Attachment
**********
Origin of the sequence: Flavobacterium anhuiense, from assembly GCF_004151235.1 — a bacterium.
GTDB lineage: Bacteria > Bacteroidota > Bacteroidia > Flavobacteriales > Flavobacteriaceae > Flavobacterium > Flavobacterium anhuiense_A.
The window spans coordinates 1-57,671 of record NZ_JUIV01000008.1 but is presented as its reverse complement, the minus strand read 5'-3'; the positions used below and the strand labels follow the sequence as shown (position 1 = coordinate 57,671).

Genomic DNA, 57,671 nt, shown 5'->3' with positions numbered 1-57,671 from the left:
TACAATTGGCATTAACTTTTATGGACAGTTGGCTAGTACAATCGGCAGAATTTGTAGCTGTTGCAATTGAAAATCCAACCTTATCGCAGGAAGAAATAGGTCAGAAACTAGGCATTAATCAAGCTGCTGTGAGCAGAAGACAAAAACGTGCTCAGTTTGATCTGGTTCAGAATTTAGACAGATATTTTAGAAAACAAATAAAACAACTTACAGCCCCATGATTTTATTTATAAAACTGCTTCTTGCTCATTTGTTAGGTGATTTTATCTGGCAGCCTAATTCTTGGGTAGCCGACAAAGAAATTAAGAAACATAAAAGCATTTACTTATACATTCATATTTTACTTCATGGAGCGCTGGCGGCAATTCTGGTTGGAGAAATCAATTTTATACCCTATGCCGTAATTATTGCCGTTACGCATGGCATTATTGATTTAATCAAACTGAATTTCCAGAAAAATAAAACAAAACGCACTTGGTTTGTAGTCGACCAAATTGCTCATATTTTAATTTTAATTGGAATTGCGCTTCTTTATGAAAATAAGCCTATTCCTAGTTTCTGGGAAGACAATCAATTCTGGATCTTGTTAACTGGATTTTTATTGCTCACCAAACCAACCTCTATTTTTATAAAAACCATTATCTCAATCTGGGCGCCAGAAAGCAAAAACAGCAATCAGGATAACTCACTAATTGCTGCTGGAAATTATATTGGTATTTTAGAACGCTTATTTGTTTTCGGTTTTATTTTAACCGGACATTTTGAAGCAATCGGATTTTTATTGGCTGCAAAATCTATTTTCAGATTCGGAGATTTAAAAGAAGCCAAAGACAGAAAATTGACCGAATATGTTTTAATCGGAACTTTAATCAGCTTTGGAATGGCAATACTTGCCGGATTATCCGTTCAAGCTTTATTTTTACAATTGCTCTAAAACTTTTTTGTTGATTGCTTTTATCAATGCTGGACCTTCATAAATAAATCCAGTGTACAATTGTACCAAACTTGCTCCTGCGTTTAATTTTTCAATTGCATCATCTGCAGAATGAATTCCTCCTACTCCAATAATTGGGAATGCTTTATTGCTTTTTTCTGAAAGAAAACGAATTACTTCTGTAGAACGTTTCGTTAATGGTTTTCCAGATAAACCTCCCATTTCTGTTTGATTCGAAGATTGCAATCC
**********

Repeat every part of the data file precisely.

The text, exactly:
Origin of the sequence: Flavobacterium anhuiense, from assembly GCF_004151235.1 — a bacterium.
GTDB lineage: Bacteria > Bacteroidota > Bacteroidia > Flavobacteriales > Flavobacteriaceae > Flavobacterium > Flavobacterium anhuiense_A.
The window spans coordinates 1-57,671 of record NZ_JUIV01000008.1 but is presented as its reverse complement, the minus strand read 5'-3'; the positions used below and the strand labels follow the sequence as shown (position 1 = coordinate 57,671).

Genomic DNA, 57,671 nt, shown 5'->3' with positions numbered 1-57,671 from the left:
TACAATTGGCATTAACTTTTATGGACAGTTGGCTAGTACAATCGGCAGAATTTGTAGCTGTTGCAATTGAAAATCCAACCTTATCGCAGGAAGAAATAGGTCAGAAACTAGGCATTAATCAAGCTGCTGTGAGCAGAAGACAAAAACGTGCTCAGTTTGATCTGGTTCAGAATTTAGACAGATATTTTAGAAAACAAATAAAACAACTTACAGCCCCATGATTTTATTTATAAAACTGCTTCTTGCTCATTTGTTAGGTGATTTTATCTGGCAGCCTAATTCTTGGGTAGCCGACAAAGAAATTAAGAAACATAAAAGCATTTACTTATACATTCATATTTTACTTCATGGAGCGCTGGCGGCAATTCTGGTTGGAGAAATCAATTTTATACCCTATGCCGTAATTATTGCCGTTACGCATGGCATTATTGATTTAATCAAACTGAATTTCCAGAAAAATAAAACAAAACGCACTTGGTTTGTAGTCGACCAAATTGCTCATATTTTAATTTTAATTGGAATTGCGCTTCTTTATGAAAATAAGCCTATTCCTAGTTTCTGGGAAGACAATCAATTCTGGATCTTGTTAACTGGATTTTTATTGCTCACCAAACCAACCTCTATTTTTATAAAAACCATTATCTCAATCTGGGCGCCAGAAAGCAAAAACAGCAATCAGGATAACTCACTAATTGCTGCTGGAAATTATATTGGTATTTTAGAACGCTTATTTGTTTTCGGTTTTATTTTAACCGGACATTTTGAAGCAATCGGATTTTTATTGGCTGCAAAATCTATTTTCAGATTCGGAGATTTAAAAGAAGCCAAAGACAGAAAATTGACCGAATATGTTTTAATCGGAACTTTAATCAGCTTTGGAATGGCAATACTTGCCGGATTATCCGTTCAAGCTTTATTTTTACAATTGCTCTAAAACTTTTTTGTTGATTGCTTTTATCAATGCTGGACCTTCATAAATAAATCCAGTGTACAATTGTACCAAACTTGCTCCTGCGTTTAATTTTTCAATTGCATCATCTGCAGAATGAATTCCTCCTACTCCAATAATTGGGAATGCTTTATTGCTTTTTTCTGAAAGAAAACGAATTACTTCTGTAGAACGTTTCGTTAATGGTTTTCCAGATAAACCTCCCATTTCTGTTTGATTCGAAGATTGCAATCC